- Ralph Lucas, a fire operation section chief in Oregon: “We’re literally out of firefighters and equipment due to the sheer magnitude of fires that are occurring in the western United States.” [LA Times, 9/13/2020]
“When President Trump flies to California on Monday to assess the state’s raging forest fires, he will come face to face with the grim consequences of a reality he has stubbornly refused to accept: the devastating effects of a warming planet.”
Washington Post: The West Coast is on fire. Why is Trump barely paying attention?
That said, Trump is just an accelerant, not the originator of our woes, environmental or otherwise. In my darkest moments, I suspect that expecting American society, which can’t get a grip on so many issues, to suddenly begin dealing with climate change borders on the delusional. But we need to pay attention and begin to force the administration to take action. Whether it’s the flood of a hurricane, the winds of a derecho or the wall of fire in the western part of the United States, our entire way of life is at stake.
In just the past month, nearly two decades after the third United Nations Intergovernmental Panel on Climate Change report was issued, heat records were busted across California, more than 3 million acres of land burned, and in major metropolitan areas, such as Los Angeles and San Francisco, air pollution has skyrocketed.
After weeks of public silence about the wildfires devastating the West Coast, President Trump scheduled a visit to California on Monday, where he will join local and federal fire and emergency officials for a briefing on the crisis. The announcement of the visit, which was added to a three-day campaign swing through Nevada and Arizona, came after Mr. Trump tweeted Friday night thanking the firefighters and emergency medical workers.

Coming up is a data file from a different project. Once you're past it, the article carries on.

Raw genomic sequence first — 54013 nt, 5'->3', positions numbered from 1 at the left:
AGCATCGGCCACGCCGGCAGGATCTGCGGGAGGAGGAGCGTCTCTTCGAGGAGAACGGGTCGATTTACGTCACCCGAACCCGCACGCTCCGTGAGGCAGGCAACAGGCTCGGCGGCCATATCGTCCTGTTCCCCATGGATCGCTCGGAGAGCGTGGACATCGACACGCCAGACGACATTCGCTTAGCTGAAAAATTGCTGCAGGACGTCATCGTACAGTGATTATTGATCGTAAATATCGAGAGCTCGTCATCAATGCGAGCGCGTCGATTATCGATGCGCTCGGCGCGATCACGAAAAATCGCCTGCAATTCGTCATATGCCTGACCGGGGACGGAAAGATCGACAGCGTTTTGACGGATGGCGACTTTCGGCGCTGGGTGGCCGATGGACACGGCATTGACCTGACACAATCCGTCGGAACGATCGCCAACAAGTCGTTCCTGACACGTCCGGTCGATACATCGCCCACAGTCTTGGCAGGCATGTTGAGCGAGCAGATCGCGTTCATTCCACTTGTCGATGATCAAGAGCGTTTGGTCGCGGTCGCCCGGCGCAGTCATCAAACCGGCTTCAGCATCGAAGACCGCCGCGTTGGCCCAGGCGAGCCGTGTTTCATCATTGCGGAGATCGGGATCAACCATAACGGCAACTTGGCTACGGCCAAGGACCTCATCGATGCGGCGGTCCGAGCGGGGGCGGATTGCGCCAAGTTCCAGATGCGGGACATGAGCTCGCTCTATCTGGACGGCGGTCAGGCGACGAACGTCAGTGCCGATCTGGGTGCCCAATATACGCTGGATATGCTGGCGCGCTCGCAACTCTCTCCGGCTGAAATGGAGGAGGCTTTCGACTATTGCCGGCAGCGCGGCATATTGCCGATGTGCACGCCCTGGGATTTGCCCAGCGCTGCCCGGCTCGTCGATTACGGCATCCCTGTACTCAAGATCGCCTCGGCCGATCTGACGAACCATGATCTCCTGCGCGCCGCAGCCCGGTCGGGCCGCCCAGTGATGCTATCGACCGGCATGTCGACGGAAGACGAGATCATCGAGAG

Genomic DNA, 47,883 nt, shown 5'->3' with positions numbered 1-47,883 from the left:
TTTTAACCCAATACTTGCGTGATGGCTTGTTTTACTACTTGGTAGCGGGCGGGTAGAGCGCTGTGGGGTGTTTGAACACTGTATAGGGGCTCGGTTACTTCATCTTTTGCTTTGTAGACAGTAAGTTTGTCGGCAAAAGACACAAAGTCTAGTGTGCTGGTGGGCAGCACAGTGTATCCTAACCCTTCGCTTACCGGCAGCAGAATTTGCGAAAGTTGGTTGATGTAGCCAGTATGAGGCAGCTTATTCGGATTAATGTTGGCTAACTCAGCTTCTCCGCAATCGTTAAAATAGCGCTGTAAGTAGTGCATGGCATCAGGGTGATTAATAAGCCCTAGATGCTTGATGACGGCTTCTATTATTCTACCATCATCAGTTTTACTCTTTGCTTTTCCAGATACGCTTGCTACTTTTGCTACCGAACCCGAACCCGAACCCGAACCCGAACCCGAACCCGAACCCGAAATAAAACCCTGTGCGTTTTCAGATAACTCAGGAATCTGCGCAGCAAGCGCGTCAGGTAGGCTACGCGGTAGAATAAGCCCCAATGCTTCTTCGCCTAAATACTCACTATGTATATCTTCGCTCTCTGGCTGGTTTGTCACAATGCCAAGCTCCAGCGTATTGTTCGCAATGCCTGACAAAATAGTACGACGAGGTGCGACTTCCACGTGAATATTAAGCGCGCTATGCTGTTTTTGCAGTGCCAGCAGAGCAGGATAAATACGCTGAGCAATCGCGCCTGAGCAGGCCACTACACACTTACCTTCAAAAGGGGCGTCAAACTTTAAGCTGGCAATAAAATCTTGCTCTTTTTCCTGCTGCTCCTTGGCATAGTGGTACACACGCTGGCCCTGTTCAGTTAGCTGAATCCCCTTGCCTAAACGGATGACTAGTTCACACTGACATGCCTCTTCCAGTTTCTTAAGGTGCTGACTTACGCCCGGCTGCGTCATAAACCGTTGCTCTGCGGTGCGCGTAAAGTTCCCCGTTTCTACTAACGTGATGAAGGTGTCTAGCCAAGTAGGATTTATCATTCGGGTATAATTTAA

In the San Francisco Bay area earlier this week, the skies were an orange-red even in the middle of the day, leading to surreal images of streetlights illuminating apocalyptic scenes in the middle of a California morning. Trump, though, hasn’t said much about the fires. On Aug. 20, he resuscitated his bizarre assertions about Californians needing to rake out tens of thousands of acres of woodlands — a suggestion that he clearly sees as more feasible than, say, addressing the warming climate that’s a central factor in the conflagrations.
Over the past 24 hours on his Twitter feed, President Trump has attacked Democrats and racial injustice protesters nearly a dozen times, mentioned law and order, and made false claims about mail voting. But on the increasingly deadly, catastrophic wildfires in California and Oregon that have displaced 500,000 people, caused fire tornadoes, killed a 1-year-old in Washington state, and blotted out the sun in one of America’s largest metropolitan areas, he has been nearly silent. The president has tweeted about the fires only once, on Friday evening.
Wildfires burning across the western states are staggering in size – in some cases expanding with such explosive force that they have burned more acreage within a few weeks than what might have previously burned all year. The flames this week belched up enough smoke and soot to temporarily blot out the sun and turn skies orange across the region.
Entire towns have been burned to the ground.Thousands have been forced to flee their homes. And apocalyptic scenes played out in San Francisco, as the city was blanketed in smoke so thick it blocked out the sun. The scale of the fires burning in the Western US right now are unprecedented. More than 3 million acres have burned in California alone, with three of the five largest fires in state history still burning all at once, along with huge swaths of Oregon and Washington.
Oregon Gov. Kate Brown (D) told CBS News’ “Face the Nation” Sunday that the massive fires devastating the West Coast are a result of “decades of mismanagement of our forests in this country” as well as “the failure to tackle climate change.”